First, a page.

Design, partners and roadmap
ARM developed the Cortex-A15 in close collaboration with its three lead licensee partners Samsung, ST Ericsson and Texas Instruments. Unsurprisingly they were effusive in their assessment of the new design.
"We believe this new Cortex-A15 MPCore processor core from ARM, with its quantum leap in processing capabilities, will successfully enable many next-generation electronic products and redefine the level of experience consumers will demand from their smartphones and mobile computing devices," said Yiwan Wong, VP of SoC Marketing at Samsung Electronics.
"Integrated into our leading-edge SoC solutions, the new ARM core will enable our customers to build extremely power-efficient devices with an unprecedented level of performance," said Edgar Auslander, SVP of strategic planning at ST-Ericsson.
"As an advanced lead partner and first licensee of the Cortex-A15 MPCore processor, we look forward to leveraging the Cortex-A15 core to deliver industry-leading processors that will provide the high performance demanded by the next generation of connected devices, all within a low power envelope," said Remi El-Ouazzane, OMAP VP at TI.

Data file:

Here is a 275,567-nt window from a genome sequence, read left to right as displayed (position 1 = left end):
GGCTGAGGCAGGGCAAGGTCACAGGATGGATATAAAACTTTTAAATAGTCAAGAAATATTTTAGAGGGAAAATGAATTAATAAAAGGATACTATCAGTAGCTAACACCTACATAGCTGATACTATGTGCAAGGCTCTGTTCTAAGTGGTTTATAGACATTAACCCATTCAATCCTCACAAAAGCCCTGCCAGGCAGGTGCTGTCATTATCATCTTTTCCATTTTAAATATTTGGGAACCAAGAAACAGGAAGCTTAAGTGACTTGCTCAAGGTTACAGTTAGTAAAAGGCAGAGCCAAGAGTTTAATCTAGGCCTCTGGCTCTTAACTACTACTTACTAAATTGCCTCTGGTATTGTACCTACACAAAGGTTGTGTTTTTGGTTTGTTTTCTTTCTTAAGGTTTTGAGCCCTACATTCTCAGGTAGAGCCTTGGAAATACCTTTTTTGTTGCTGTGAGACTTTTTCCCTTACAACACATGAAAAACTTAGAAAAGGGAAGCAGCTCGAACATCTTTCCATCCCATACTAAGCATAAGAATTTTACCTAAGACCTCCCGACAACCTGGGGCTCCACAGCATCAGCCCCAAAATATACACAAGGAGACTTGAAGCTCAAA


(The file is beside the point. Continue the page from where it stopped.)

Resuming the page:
Moving onto the design itself, the building-block below is a scalable unit of four CPU cores. Each of these units has several shared components, including L2 cache. But the feature that enables the scaling of each of these units - Shorn mentioned 16 cores but we get the impression the design could, in theory, accommodate even more - is the AMBA 4 component. You can find out more on the ARM Cortex-A15 page.
Regarding timescales, TI has already licensed Cortex A-15, and typically we can expect a couple of years between a licensee getting hold of the design and turning it into commercial silicon. That's why the latest ARM Cortex A roadmap below just identifies 2012 in general as when we can expect to see Cortex-A15 based SoCs in devices.
Note the roadmap identifies a dual-core design as the first to appear, so licensees aren't compelled to start at four cores, and the design also scales down to one. Note also, Cortex-A15 designs will be manufactured on the 32nm, or more likely the 28nm process. That is to be expected for 2012.
In summary, ARM considers the Cortex A-15 to be a game-changer unlike anything that has come before it. Not only does it expect to cement its dominance in the mobile device market with this design, it plans to move the fight onto the x86 home turf: desktops and servers. Game on.